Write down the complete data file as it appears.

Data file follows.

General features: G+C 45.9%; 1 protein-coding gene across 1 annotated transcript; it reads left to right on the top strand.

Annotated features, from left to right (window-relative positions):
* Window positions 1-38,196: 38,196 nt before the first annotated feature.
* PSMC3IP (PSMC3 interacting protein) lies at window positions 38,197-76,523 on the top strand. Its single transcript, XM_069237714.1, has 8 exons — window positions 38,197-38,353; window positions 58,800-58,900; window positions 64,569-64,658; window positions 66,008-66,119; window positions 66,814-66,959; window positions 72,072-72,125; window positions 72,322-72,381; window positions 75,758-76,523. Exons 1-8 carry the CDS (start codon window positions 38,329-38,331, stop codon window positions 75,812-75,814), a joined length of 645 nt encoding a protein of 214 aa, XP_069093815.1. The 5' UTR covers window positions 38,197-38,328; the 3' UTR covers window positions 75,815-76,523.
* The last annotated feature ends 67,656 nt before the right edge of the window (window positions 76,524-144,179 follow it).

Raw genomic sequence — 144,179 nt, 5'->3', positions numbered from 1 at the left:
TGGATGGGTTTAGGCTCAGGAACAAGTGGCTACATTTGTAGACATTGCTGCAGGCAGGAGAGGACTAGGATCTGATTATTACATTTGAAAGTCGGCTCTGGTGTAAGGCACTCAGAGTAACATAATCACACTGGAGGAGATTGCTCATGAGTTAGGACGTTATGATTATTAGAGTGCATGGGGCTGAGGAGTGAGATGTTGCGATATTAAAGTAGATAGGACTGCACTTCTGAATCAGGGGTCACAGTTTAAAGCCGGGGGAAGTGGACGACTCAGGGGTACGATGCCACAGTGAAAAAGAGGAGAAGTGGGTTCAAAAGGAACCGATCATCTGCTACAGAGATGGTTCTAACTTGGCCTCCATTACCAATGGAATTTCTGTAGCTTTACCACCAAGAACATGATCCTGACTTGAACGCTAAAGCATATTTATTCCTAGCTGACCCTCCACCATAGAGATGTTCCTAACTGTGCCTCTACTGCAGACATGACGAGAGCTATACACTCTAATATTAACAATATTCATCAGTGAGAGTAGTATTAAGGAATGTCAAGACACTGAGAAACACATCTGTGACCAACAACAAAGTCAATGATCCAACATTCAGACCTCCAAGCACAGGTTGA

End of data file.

General features: G+C 45.9%; 1 protein-coding gene across 1 annotated transcript; it reads left to right on the top strand.

Annotated features, from left to right (window-relative positions):
* Window positions 1-38,196: 38,196 nt before the first annotated feature.
* PSMC3IP (PSMC3 interacting protein) lies at window positions 38,197-76,523 on the top strand. Its single transcript, XM_069237714.1, has 8 exons — window positions 38,197-38,353; window positions 58,800-58,900; window positions 64,569-64,658; window positions 66,008-66,119; window positions 66,814-66,959; window positions 72,072-72,125; window positions 72,322-72,381; window positions 75,758-76,523. Exons 1-8 carry the CDS (start codon window positions 38,329-38,331, stop codon window positions 75,812-75,814), a joined length of 645 nt encoding a protein of 214 aa, XP_069093815.1. The 5' UTR covers window positions 38,197-38,328; the 3' UTR covers window positions 75,815-76,523.
* The last annotated feature ends 67,656 nt before the right edge of the window (window positions 76,524-144,179 follow it).

Raw genomic sequence — 144,179 nt, 5'->3', positions numbered from 1 at the left:
TGGATGGGTTTAGGCTCAGGAACAAGTGGCTACATTTGTAGACATTGCTGCAGGCAGGAGAGGACTAGGATCTGATTATTACATTTGAAAGTCGGCTCTGGTGTAAGGCACTCAGAGTAACATAATCACACTGGAGGAGATTGCTCATGAGTTAGGACGTTATGATTATTAGAGTGCATGGGGCTGAGGAGTGAGATGTTGCGATATTAAAGTAGATAGGACTGCACTTCTGAATCAGGGGTCACAGTTTAAAGCCGGGGGAAGTGGACGACTCAGGGGTACGATGCCACAGTGAAAAAGAGGAGAAGTGGGTTCAAAAGGAACCGATCATCTGCTACAGAGATGGTTCTAACTTGGCCTCCATTACCAATGGAATTTCTGTAGCTTTACCACCAAGAACATGATCCTGACTTGAACGCTAAAGCATATTTATTCCTAGCTGACCCTCCACCATAGAGATGTTCCTAACTGTGCCTCTACTGCAGACATGACGAGAGCTATACACTCTAATATTAACAATATTCATCAGTGAGAGTAGTATTAAGGAATGTCAAGACACTGAGAAACACATCTGTGACCAACAACAAAGTCAATGATCCAACATTCAGACCTCCAAGCACAGGTTGA